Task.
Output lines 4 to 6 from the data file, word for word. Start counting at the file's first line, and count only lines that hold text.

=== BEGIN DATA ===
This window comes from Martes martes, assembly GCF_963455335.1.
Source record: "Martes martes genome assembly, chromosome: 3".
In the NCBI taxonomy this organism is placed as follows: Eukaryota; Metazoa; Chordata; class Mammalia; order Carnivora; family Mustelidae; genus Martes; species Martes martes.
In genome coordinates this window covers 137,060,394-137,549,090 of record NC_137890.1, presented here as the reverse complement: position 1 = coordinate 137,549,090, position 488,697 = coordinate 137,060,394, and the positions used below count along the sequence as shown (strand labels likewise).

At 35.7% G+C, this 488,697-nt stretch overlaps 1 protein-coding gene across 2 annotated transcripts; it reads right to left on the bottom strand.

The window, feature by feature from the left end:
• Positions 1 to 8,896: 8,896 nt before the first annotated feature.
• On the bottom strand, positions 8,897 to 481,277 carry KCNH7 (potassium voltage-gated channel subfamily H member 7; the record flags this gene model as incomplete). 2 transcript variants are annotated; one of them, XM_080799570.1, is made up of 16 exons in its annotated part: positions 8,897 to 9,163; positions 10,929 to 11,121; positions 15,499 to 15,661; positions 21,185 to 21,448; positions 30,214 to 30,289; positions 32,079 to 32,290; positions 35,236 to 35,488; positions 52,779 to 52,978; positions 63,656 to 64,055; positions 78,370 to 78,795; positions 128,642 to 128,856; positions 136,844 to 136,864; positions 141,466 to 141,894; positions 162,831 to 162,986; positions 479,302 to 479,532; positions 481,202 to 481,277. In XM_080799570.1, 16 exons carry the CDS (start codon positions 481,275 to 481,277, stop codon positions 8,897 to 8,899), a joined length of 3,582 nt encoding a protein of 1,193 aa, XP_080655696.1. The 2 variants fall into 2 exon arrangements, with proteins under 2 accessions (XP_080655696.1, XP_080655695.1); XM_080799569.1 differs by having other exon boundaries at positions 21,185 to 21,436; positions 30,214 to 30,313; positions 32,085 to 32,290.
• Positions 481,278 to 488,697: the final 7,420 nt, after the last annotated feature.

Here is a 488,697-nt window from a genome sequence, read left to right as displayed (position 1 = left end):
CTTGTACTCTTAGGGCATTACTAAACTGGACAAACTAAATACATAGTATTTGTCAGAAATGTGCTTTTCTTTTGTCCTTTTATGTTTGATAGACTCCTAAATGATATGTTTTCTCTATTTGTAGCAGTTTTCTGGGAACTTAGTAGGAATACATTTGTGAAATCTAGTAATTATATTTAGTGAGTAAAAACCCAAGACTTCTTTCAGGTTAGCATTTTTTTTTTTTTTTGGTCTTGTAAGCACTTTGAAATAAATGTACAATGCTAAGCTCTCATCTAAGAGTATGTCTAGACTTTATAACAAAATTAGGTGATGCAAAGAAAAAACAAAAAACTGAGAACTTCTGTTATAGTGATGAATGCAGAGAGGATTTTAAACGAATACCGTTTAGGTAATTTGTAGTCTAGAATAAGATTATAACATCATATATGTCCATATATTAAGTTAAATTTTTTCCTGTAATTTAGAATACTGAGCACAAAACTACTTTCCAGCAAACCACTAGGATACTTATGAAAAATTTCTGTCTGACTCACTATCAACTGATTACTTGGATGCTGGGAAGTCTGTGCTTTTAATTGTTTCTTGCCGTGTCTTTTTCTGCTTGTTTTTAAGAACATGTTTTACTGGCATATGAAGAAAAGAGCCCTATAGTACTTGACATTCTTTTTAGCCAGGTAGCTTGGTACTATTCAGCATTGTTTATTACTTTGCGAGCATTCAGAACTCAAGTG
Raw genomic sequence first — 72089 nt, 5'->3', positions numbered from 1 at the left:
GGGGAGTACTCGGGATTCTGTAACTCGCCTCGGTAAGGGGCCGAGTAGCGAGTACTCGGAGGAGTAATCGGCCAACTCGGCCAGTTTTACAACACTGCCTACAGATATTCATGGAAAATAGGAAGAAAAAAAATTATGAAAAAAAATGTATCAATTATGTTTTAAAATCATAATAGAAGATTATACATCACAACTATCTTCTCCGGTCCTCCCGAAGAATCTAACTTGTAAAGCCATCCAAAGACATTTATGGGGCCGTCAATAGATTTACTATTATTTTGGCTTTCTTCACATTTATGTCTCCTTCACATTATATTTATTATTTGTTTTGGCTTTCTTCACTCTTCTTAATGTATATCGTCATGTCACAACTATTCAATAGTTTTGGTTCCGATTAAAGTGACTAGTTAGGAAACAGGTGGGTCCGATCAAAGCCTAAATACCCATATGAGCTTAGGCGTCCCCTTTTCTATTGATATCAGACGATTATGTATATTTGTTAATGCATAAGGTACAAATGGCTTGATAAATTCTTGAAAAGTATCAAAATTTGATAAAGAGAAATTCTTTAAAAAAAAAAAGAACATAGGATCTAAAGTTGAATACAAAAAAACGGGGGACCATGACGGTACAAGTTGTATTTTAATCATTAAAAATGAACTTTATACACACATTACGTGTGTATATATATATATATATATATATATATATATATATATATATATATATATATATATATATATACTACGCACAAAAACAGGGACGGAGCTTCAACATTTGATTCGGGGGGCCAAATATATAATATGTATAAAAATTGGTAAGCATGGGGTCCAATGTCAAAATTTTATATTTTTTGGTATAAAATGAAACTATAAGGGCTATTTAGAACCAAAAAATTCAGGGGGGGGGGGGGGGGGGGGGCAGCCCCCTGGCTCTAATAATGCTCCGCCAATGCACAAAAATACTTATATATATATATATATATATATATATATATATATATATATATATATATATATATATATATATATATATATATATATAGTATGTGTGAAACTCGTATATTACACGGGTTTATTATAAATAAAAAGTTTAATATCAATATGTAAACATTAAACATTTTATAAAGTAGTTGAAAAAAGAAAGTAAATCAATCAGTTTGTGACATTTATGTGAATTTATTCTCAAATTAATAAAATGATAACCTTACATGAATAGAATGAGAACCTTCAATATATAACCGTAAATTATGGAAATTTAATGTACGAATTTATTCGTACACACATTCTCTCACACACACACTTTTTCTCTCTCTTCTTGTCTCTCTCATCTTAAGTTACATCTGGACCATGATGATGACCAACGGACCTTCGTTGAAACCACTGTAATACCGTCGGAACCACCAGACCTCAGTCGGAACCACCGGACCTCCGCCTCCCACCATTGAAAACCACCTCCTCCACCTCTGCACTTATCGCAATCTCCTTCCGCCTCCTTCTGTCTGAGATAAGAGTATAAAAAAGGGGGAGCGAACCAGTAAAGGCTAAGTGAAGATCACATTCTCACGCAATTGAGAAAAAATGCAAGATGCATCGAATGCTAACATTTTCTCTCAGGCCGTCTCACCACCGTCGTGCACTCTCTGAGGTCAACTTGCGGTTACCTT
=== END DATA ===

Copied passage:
In genome coordinates this window covers 137,060,394-137,549,090 of record NC_137890.1, presented here as the reverse complement: position 1 = coordinate 137,549,090, position 488,697 = coordinate 137,060,394, and the positions used below count along the sequence as shown (strand labels likewise).

At 35.7% G+C, this 488,697-nt stretch overlaps 1 protein-coding gene across 2 annotated transcripts; it reads right to left on the bottom strand.

The window, feature by feature from the left end: